This curry is super healthy and packed with fiber and micronutrients from whole plant foods. Lentils and sweet potatoes are two of the healthiest foods in the world, aside from dark green leafy veggies- which you can totally add in there too! Fiber is what keeps our digestive system working properly and keeps our gut bacteria friendly. Long term, high fiber consumption reduces bloating and removes toxins from our systems. Forget juice cleanses and clean up your insides with high-fiber plant foods! That's where the real healing can start.

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Cozy Sweet Potato Peanut Stew with Kale

There's something really comforting about including peanut butter in a savory recipe. This lightly spicy and creamy stew has been on my weekly meal rotations for a few weeks now as I often find myself with all of the ingredients on hand.

I love white sweet potatoes in this recipe, but orange sweet potatoes will also work well.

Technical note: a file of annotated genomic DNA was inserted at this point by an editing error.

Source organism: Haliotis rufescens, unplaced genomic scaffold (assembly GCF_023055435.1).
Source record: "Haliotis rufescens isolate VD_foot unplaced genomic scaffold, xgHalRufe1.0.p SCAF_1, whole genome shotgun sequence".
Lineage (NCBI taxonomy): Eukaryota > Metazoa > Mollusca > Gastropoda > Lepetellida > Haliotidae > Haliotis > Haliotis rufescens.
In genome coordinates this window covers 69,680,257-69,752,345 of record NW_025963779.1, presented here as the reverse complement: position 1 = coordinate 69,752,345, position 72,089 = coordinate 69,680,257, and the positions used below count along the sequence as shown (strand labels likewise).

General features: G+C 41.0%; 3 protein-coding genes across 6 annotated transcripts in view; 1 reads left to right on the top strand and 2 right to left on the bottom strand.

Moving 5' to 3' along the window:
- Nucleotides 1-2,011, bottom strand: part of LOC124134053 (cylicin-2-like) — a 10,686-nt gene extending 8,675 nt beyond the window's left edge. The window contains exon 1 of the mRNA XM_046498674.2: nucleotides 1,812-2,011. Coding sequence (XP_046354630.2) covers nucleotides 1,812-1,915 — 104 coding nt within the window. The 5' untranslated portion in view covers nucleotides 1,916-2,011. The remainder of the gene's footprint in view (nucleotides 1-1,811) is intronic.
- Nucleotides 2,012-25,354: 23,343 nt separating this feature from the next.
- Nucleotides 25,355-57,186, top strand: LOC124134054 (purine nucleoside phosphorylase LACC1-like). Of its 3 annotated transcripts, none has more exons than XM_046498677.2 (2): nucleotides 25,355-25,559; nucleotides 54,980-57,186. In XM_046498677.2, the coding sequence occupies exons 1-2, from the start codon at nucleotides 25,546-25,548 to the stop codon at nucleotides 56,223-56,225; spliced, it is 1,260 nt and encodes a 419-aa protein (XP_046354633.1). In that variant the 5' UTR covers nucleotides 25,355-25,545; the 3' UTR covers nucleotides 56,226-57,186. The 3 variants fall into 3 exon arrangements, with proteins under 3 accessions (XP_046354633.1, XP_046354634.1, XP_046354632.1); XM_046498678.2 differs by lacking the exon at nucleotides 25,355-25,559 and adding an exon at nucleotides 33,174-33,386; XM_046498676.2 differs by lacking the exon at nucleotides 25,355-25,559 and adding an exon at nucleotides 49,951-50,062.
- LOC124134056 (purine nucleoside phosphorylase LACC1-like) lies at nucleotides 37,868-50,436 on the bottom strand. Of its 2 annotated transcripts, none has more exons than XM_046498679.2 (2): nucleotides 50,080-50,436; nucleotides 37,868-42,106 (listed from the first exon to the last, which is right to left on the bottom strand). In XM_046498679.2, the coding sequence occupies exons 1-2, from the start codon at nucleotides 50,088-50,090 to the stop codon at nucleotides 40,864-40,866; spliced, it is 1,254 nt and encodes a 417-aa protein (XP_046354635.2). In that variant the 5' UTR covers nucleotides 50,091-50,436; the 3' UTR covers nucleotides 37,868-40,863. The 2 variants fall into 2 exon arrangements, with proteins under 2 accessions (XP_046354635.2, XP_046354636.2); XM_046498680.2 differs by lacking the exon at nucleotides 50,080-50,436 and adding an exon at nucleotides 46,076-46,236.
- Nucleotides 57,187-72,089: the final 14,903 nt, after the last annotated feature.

I chose to serve this stew over a bowl of cooked wheat berries and thought it was the best combination, but if you're sensitive to wheat or prefer other whole grains, feel free to use whichever you prefer. I've also served this stew on it's own, without any whole grains, and it stands well as its own dish too. 

For this recipe, I like to have the main ingredients chopped and measured before starting. Once everything is chopped, you're only about 30 minutes away from a finished meal. This recipe keeps really well in the fridge, so double the recipe if you want to enjoy it all week! 

Lentil & Caramelized Onion Soup With Ethiopian Berbere Spices


Lentil soup is a classic healthy recipe, but maybe not always the most exciting. So I experimented, starting with a french onion style soup base and adding some Ethiopian Berbere spiced black lentils. I was met with the most flavor-packed lentil soup I've ever had. Not only spicy, but savory from the caramelized onions and a little tangy from balsamic vinegar and lime juice. 

Adjust the spice level to suit your tastes. the first time I made this my partner seemed to think 2 tablespoons of berbere was perfect, but for me my face was melting off. If you're sensitive to spices like me, I'd suggest starting with 1/2 tablespoon and tasting it before adding more.